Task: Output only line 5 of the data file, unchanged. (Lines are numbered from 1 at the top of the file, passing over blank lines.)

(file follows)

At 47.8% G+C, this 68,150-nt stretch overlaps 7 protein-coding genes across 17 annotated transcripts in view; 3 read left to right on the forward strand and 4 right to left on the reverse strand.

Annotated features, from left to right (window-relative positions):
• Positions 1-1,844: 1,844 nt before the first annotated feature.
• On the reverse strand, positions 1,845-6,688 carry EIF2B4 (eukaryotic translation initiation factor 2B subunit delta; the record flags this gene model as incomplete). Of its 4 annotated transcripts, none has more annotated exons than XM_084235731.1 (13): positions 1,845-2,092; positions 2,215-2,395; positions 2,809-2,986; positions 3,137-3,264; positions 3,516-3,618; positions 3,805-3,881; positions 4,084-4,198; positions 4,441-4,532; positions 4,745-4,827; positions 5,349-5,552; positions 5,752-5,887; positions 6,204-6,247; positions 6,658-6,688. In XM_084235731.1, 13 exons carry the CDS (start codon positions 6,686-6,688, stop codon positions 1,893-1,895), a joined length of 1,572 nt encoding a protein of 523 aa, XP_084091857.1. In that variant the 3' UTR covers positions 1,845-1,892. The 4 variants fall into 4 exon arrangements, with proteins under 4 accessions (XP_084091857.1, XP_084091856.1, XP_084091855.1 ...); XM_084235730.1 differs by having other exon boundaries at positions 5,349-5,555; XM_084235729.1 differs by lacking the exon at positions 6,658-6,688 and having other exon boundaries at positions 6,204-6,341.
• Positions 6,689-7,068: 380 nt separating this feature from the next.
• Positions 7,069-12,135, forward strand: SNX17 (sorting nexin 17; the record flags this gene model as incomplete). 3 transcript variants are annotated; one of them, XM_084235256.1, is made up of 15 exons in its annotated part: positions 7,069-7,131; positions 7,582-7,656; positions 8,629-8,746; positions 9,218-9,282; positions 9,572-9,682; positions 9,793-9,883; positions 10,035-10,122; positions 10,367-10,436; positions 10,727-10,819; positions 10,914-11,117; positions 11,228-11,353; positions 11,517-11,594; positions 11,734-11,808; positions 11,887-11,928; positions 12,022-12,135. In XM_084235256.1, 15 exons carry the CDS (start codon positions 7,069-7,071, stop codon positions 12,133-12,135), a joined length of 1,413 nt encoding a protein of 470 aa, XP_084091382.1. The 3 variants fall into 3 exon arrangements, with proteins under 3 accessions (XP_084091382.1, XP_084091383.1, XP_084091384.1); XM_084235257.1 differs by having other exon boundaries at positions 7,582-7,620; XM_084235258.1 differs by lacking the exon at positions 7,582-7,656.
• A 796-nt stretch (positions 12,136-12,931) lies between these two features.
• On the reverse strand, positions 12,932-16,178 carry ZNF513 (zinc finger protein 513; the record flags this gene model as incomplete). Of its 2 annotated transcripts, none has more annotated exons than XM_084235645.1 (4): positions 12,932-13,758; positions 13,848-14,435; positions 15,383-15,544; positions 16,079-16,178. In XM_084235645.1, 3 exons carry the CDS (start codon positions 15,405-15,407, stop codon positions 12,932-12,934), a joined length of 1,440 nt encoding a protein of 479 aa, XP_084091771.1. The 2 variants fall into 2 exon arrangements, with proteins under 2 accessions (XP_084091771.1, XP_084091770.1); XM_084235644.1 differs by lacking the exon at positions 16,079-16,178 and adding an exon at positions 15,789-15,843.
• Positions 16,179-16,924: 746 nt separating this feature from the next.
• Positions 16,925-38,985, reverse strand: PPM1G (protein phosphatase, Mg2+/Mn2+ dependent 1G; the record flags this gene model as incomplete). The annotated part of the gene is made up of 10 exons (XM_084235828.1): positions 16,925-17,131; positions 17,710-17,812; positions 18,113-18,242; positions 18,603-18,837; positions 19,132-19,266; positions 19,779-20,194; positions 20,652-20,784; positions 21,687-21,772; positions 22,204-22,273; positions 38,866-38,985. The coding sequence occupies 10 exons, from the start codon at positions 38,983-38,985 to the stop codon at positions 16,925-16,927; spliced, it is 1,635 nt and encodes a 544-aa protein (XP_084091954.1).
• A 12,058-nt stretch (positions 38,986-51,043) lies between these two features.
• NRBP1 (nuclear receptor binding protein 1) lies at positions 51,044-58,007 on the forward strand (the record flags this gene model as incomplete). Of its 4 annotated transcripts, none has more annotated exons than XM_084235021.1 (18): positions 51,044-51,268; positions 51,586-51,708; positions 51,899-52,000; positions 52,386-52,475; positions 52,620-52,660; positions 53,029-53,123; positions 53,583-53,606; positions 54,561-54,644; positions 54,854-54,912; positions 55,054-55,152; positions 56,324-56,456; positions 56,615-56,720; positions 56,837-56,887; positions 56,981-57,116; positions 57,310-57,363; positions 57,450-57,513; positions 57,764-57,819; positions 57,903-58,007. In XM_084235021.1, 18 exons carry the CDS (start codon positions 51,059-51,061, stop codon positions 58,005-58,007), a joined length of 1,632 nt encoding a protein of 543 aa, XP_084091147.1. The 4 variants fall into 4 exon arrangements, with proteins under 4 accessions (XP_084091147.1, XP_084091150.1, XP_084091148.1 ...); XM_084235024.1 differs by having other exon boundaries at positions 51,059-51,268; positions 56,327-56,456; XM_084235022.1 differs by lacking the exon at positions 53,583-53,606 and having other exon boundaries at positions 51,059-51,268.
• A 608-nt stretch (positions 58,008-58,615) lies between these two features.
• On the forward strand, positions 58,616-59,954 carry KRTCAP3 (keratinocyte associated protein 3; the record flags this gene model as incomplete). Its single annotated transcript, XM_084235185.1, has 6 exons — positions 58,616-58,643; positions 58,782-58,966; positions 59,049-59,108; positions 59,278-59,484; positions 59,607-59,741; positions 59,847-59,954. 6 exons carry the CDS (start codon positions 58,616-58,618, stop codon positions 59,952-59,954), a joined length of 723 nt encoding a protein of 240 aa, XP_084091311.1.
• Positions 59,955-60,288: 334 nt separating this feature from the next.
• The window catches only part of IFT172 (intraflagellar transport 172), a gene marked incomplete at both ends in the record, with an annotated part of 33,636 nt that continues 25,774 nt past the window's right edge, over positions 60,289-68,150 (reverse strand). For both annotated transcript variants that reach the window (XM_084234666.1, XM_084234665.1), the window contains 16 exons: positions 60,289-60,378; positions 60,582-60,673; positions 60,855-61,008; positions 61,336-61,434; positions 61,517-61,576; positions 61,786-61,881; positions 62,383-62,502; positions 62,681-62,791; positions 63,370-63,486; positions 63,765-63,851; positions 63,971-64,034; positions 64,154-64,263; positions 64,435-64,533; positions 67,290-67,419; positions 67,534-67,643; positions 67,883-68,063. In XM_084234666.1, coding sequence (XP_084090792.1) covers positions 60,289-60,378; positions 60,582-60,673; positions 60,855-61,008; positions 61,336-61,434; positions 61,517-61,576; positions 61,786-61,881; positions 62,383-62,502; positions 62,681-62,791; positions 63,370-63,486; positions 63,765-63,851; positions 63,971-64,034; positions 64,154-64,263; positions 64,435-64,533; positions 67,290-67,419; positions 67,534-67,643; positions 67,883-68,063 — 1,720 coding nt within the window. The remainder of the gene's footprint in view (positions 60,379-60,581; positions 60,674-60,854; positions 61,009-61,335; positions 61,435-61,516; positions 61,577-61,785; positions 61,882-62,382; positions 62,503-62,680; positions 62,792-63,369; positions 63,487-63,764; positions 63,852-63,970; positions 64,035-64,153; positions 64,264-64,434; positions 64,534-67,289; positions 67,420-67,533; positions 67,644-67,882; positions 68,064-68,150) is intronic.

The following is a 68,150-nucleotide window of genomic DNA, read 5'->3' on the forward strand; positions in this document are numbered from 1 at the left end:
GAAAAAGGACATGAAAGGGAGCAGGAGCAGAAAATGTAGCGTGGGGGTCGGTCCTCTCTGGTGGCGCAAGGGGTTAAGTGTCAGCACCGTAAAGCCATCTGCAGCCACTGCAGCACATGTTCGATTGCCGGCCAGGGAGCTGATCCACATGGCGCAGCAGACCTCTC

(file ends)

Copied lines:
• Positions 6,689-7,068: 380 nt separating this feature from the next.